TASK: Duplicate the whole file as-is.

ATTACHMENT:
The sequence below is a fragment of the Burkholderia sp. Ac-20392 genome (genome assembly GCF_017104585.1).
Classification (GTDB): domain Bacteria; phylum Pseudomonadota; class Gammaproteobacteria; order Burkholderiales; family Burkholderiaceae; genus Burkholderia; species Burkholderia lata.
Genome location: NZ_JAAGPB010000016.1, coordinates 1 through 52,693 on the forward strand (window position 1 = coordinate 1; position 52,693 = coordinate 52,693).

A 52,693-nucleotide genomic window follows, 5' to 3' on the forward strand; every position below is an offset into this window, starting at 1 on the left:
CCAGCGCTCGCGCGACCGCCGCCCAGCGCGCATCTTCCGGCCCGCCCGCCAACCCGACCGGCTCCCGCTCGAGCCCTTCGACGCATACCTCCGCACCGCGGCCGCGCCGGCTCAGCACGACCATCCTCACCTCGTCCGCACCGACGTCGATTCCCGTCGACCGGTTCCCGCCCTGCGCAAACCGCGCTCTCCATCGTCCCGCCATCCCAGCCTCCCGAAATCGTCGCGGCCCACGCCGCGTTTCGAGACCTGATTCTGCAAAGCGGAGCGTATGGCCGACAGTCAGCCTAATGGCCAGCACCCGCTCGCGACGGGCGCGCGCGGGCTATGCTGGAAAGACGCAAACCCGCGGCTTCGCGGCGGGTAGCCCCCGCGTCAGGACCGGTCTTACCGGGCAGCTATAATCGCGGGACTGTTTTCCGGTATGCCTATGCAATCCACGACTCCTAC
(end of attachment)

The sequence below is a fragment of the Burkholderia sp. Ac-20392 genome (genome assembly GCF_017104585.1).
Classification (GTDB): domain Bacteria; phylum Pseudomonadota; class Gammaproteobacteria; order Burkholderiales; family Burkholderiaceae; genus Burkholderia; species Burkholderia lata.
Genome location: NZ_JAAGPB010000016.1, coordinates 1 through 52,693 on the forward strand (window position 1 = coordinate 1; position 52,693 = coordinate 52,693).

A 52,693-nucleotide genomic window follows, 5' to 3' on the forward strand; every position below is an offset into this window, starting at 1 on the left:
CCAGCGCTCGCGCGACCGCCGCCCAGCGCGCATCTTCCGGCCCGCCCGCCAACCCGACCGGCTCCCGCTCGAGCCCTTCGACGCATACCTCCGCACCGCGGCCGCGCCGGCTCAGCACGACCATCCTCACCTCGTCCGCACCGACGTCGATTCCCGTCGACCGGTTCCCGCCCTGCGCAAACCGCGCTCTCCATCGTCCCGCCATCCCAGCCTCCCGAAATCGTCGCGGCCCACGCCGCGTTTCGAGACCTGATTCTGCAAAGCGGAGCGTATGGCCGACAGTCAGCCTAATGGCCAGCACCCGCTCGCGACGGGCGCGCGCGGGCTATGCTGGAAAGACGCAAACCCGCGGCTTCGCGGCGGGTAGCCCCCGCGTCAGGACCGGTCTTACCGGGCAGCTATAATCGCGGGACTGTTTTCCGGTATGCCTATGCAATCCACGACTCCTAC